Congress must protect Mueller if Trump fires Rod Rosenstein

Scott Shelton

Staff Writer

There have been doubts surrounding Rod Rosenstein’s job, according to mixed reports on Monday. Because of this, I believe Congress must create legislation protecting Special Counsel Robert Mueller’s investigation from executive interference. 

Rosenstein is the primary obstacle between Trump and Mueller’s investigation, which Rosenstein oversees after Attorney General Jeff Sessions recused himself from the Russia investigation. Now, Rosenstein is meeting with Trump on Thursday in light of the New York Times report in which he discussed wearing a wire around Trump and persuading cabinet members to invoke the 25th Amendment to remove Trump from office for being unfit.

If Rosenstein is fired and the Mueller investigation ends up being dissolved, our country will have to deal with an unjust overreach of executive power that will set dangerous precedents if not addressed right now. 

The White House sent mixed signals Monday on whether the deputy attorney general will resign or be fired. 

According to The New York Times, Mueller’s investigation, which began in May 2017, has indicted 32 people and three companies during its course. Of the 32 indicted, 25 are Russian intelligence officers or Russian nationals.

It is not a witch hunt as the president suggests. It has become increasingly evident that something happened between Russia and the Trump campaign to influence the election.

As the investigation gets closer to him, Trump is becoming increasingly frustrated with Mueller. 

The New York Times reported that Trump tried to shut down Mueller’s investigation in December 2017.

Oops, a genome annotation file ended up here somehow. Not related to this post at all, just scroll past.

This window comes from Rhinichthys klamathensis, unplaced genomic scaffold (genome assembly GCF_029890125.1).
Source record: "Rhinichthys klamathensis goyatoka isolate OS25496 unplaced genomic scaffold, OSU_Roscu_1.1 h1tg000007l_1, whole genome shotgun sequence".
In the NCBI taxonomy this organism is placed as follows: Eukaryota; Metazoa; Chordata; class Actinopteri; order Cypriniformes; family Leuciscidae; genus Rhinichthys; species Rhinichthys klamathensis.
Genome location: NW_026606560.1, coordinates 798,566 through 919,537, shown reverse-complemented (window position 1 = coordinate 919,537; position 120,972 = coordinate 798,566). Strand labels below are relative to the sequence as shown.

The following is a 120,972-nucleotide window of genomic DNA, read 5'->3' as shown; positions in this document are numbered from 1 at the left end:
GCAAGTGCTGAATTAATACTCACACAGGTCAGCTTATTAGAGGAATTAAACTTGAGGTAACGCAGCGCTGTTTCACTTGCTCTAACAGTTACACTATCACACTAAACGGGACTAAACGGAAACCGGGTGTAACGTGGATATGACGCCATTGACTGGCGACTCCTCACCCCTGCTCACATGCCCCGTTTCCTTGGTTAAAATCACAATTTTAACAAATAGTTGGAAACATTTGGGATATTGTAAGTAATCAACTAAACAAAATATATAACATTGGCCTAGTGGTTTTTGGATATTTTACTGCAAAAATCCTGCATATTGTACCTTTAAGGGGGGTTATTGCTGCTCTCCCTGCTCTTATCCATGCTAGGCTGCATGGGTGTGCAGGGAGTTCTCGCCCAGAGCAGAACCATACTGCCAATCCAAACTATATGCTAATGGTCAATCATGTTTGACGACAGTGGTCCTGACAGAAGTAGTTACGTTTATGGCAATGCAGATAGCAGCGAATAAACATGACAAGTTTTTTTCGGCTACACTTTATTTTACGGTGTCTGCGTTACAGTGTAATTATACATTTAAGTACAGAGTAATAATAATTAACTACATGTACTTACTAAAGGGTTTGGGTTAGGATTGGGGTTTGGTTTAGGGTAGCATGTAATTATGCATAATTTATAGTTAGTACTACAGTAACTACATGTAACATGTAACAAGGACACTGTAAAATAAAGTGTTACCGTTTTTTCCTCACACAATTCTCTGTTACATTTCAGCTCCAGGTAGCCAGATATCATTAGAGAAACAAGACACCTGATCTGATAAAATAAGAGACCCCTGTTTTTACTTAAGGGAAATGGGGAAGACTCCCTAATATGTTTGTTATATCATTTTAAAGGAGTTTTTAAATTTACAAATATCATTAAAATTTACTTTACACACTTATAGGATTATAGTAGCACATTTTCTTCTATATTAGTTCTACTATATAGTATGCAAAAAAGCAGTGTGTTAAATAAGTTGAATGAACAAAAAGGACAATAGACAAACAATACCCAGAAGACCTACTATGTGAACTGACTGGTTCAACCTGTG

It would be extremely inappropriate if a president of the United States can shut down an investigation into his campaign because he thinks it might incriminate him, his family or anyone close to him. 

The United States Congress, controlled by Republicans, bears some responsibility too, as they have the power to pass a bill protecting the investigation’s existence. 

In April, the Senate judiciary committee passed a bipartisan bill to protect Mueller, but Senate Majority Leader Mitch McConnell did not allow the proposal to get a vote on the Senate floor because he did not consider it necessary.

The Constitution calls for all three branches of government to be checks of each other and to balance the power of the government, but many Republicans in Congress, particularly McConnell, seem to act subservient to Trump instead of as equals. 

The need for protecting the special counsel has been clear for almost a year now. With the possibility of Rosenstein being fired, America needs to know that an independent counsel investigating the president’s campaign will be protected. 

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